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 Posted by at 8:29 am
Jan 182012

Recently the Centers for Disease Control used the prospect of a zombie attack to encourage Americans to think more about disaster preparedness. It was an interesting learning tool, using a premise seemingly silly and farcical but, as anyone who’s ever watched a zombie horror movie knows, nonetheless potentially dangerous. The idea of the dead coming after the living has always been the stuff of nightmares.

It also might not be quite so hypothetical. No, I don’t mean that the dead will rise from their graves and walk the streets looking for a fresh living brain to dine on. But in very real terms, the dead have an awful lot of dominion over the brains of the living, and that is plenty nightmarish too.
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 Posted by at 1:20 pm
Apr 242011

I have now been molested by the TSA three times. That’s three more times than the government had any business touching me in ways appropriate only for a boyfriend or gynecologist, but apparently it was possible to raise the bar for inexcusability even further, as this latest occasion showed.

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 Posted by at 11:56 am
Apr 262010

In 2001 the World Intellectual Property Organization (aka “WIPO“) thought to declare the 26th of April as World Intellectual Property Day. Oh sure they claim it was ostensibly:

“to further promote the awareness of intellectual property protection, expand the influence of intellectual property protection across the world, urge countries to publicize and popularize intellectual property protection laws and regulations, enhance the public legal awareness of intellectual property rights, encourage invention-innovation activities in various countries and strengthen international exchange in the intellectual property field.”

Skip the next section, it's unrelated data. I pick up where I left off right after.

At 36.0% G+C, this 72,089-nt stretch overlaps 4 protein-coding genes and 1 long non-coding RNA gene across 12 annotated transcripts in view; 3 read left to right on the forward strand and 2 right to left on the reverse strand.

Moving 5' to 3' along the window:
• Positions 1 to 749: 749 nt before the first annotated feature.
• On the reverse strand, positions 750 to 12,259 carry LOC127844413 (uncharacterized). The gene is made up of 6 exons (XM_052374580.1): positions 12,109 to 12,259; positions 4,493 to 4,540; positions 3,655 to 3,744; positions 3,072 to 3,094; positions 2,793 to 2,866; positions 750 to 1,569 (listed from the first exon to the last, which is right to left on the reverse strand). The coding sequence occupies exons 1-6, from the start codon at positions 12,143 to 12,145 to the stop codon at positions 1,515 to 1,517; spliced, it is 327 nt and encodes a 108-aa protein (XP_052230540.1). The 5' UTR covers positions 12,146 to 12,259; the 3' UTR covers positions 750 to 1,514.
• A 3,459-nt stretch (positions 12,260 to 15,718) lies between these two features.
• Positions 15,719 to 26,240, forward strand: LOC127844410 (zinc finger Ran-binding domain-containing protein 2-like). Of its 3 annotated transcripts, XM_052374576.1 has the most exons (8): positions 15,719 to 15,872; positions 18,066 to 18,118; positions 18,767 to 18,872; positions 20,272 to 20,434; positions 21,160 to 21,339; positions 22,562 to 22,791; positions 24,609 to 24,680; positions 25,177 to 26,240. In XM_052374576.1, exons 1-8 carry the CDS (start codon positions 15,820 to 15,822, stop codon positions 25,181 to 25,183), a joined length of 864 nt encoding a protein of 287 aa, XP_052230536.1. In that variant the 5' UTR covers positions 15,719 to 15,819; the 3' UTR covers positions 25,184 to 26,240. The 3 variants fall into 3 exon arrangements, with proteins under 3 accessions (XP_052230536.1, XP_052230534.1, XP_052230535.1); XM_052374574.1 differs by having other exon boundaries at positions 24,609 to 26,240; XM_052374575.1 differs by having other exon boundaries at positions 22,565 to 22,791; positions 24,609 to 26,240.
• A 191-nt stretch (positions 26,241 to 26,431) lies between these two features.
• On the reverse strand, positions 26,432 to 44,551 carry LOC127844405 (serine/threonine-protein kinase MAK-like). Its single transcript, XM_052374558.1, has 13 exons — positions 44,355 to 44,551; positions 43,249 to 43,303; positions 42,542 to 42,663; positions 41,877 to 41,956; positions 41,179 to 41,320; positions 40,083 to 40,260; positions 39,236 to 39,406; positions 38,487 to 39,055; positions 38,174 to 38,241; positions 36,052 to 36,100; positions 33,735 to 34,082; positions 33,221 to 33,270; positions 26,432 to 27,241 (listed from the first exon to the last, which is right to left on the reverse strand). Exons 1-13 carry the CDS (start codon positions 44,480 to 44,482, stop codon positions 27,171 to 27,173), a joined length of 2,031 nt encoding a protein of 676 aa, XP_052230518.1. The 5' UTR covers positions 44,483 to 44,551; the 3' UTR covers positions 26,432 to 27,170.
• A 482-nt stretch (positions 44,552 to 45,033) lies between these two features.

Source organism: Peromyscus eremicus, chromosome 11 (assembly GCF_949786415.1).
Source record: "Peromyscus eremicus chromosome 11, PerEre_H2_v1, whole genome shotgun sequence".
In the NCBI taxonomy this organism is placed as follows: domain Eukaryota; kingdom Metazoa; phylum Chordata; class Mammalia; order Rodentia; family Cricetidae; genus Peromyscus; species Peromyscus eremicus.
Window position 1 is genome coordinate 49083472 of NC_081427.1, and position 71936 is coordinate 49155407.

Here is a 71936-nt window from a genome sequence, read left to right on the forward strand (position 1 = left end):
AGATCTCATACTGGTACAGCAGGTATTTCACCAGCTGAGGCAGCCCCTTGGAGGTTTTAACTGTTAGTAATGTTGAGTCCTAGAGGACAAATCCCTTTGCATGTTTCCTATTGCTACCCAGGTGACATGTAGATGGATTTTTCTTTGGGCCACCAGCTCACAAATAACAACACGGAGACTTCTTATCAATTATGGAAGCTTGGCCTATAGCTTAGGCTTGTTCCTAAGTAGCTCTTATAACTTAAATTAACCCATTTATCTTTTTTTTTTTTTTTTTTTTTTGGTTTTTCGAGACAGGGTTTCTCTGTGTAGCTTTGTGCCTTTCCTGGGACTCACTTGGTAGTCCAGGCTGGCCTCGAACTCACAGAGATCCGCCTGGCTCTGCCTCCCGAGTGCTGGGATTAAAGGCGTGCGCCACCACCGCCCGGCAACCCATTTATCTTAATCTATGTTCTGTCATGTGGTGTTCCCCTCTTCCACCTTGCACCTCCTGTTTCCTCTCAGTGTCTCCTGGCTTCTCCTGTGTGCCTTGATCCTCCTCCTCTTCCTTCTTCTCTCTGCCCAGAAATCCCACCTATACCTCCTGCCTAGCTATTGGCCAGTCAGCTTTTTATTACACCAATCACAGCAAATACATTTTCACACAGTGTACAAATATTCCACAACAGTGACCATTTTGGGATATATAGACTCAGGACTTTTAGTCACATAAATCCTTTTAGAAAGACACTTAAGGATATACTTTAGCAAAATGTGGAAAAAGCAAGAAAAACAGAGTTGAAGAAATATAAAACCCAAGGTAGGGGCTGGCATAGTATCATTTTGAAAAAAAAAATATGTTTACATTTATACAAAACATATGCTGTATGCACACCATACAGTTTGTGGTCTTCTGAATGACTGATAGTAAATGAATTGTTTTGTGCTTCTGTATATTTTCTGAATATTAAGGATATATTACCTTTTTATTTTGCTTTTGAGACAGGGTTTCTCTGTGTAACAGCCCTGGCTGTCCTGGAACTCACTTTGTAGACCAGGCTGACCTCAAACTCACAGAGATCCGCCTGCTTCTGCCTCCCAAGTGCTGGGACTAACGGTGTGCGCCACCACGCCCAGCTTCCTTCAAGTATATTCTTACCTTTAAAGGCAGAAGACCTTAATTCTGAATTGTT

But all that was really a cover for WIPO’s true intention to make the world celebrate one of the finest intellectual property lawyers ever to walk the Earth: me. Really, why else would they have chosen my birthday as the perfect occasion for their so-called “IP celebration”?

Of course, as long as WIPO continues to be coy about its true intentions, we might as well celebrate some intellectual property today. Thus a perfect host for this week’s Blawg Review was Jeremy Phillips at his IP-focused IPKat blog. Not all the posts he reviews this week are necessarily IP-related ones, but he did kindly include a link to my Blawg Review covering the 300th birthday of the Statute of Anne.

Clearly WIPO’s not the only one who recognizes my awesome IP skillz…

 Posted by at 12:10 pm
Apr 052010

I was asked to write a Blawg Review celebrating the 300th anniversary of the birth of the Statute of Anne. It may instead be more appropriate to mourn its death.

Obviously the Statute of Anne, having been put in force 300 years ago, almost to this day, is no longer good law in any jurisdiction. In fact, almost immediately after it was enacted it began to be transformed. But it stands as a turning point in the history of English law-based systems by being the first true instance of copyright law as we’ve come to know it. Prior to the Statute of Anne, the privilege to publish was invested by the monarch in just a handful of companies who had an exclusive monopoly on all publication. Nothing could be printed that the Stationers’ Company and its select few brethren did not deign to print, and they were endowed with police powers to enforce their total control of the market for printed works.

Clearly such total power over the creation and dissemination of written works would cause a politically restless populace to bristle, and Parliament eventually acted to wrest the Royal Privilege to publish from this cabal and restore it to the population at large. It is thus bitterly ironic that today, almost exactly 300 years later, the English Parliament stands ready to do the exact opposite and restore total control over the creation and dissemination of work to a new generation of monopolists.

What makes it so ironic is, of course, what has long been forgotten: that the Statute of Anne was passed as “An Act for the Encouragement of Learning.” The intent of the copy right it created was always to stimulate the dissemination of knowledge. Now, three hundred years later, we have the ultimate disseminator of knowledge: the Internet, yet in England — as well as countless other countries — copyright law is evolving to stop the spread of information — the exact opposite effect.